Home / News
CHAPTER 46. INTELLIGENCE
I must have been married, if I may trust to my imperfect memory for dates, about a year or so, when one evening, as I was returning from a solitary walk, thinking of the book I was then writing - for my success had steadily increased with my steady application, and I was engaged at that time upon my first work of fiction - I came past Mrs. Steerforth's house. I had often passed it before, during my residence in that neighbourhood, though never when I could choose another road. Howbeit, it did sometimes happen that it was not easy to find another, without making a long circuit; and so I had passed that way, upon the whole, pretty often.
I had never done more than glance at the house, as I went by with a quickened step. It had been uniformly gloomy and dull. None of the best rooms abutted on the road; and the narrow, heavily-framed old-fashioned windows, never cheerful under any circumstances, looked very dismal, close shut, and with their blinds always drawn down. There was a covered way across a little paved court, to an entrance that was never used; and there was one round staircase window, at odds with all the rest, and the only one unshaded by a blind, which had the same unoccupied blank look. I do not remember that I ever saw a light in all the house. If I had been a casual passer-by, I should have probably supposed that some childless person lay dead in it. If I had happily possessed no knowledge of the place, and had seen it often in that changeless state, I should have pleased my fancy with many ingenious speculations, I dare say.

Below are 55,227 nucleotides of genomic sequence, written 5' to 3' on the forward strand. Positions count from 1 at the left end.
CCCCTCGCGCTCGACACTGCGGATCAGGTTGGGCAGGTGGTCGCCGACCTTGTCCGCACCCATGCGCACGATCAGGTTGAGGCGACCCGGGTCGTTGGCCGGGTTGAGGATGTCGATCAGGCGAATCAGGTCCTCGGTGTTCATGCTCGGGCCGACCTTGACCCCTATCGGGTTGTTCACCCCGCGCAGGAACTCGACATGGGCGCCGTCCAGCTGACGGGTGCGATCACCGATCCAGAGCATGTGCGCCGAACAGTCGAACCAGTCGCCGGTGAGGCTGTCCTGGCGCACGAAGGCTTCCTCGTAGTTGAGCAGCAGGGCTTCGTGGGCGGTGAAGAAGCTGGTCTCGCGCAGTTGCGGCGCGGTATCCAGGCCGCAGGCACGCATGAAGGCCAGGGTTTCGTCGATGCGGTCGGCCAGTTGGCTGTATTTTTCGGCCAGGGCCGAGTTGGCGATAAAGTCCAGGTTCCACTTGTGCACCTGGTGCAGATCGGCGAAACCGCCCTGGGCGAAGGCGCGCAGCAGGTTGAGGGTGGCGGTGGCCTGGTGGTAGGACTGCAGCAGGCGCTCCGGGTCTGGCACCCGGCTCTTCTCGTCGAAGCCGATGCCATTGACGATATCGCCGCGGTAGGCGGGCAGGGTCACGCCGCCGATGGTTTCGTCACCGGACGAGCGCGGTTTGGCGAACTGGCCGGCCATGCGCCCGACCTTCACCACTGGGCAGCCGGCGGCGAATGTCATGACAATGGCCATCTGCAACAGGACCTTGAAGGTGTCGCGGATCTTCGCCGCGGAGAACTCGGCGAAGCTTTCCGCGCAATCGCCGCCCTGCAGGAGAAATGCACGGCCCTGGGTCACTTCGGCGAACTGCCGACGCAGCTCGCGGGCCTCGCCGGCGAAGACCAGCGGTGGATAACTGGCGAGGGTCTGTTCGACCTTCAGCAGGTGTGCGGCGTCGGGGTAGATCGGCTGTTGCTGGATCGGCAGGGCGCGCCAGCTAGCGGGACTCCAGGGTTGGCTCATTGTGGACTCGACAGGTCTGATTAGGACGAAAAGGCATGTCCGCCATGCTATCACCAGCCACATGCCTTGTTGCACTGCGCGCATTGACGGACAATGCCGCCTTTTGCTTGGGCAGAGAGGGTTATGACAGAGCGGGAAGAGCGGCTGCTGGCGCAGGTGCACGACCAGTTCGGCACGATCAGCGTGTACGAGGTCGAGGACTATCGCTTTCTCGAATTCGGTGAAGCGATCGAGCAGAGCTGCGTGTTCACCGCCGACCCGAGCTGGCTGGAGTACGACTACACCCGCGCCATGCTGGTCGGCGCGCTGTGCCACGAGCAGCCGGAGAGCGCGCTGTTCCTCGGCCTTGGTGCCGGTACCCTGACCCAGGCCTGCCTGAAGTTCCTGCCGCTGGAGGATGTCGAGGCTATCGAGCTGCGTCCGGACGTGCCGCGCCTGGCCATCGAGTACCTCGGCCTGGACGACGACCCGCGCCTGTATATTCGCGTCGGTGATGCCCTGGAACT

As it was, I thought as little of it as I might. But my mind could not go by it and leave it, as my body did; and it usually awakened a long train of meditations. Coming before me, on this particular evening that I mention, mingled with the childish recollections and later fancies, the ghosts of half-formed hopes, the broken shadows of disappointments dimly seen and understood, the blending of experience and imagination, incidental to the occupation with which my thoughts had been busy, it was more than commonly suggestive. I fell into a brown study as I walked on, and a voice at my side made me start.
This is page 770 of 1019. [Mark this Page]
Mark any page to add this title to Your Bookshelf. (0 / 10 books on shelf)
Buy a copy of David Copperfield at Amazon.com
Customize text appearance:
(c) 2003-2012 LiteraturePage.com and Michael Moncur.
For information about public domain texts appearing here, read the copyright information and disclaimer.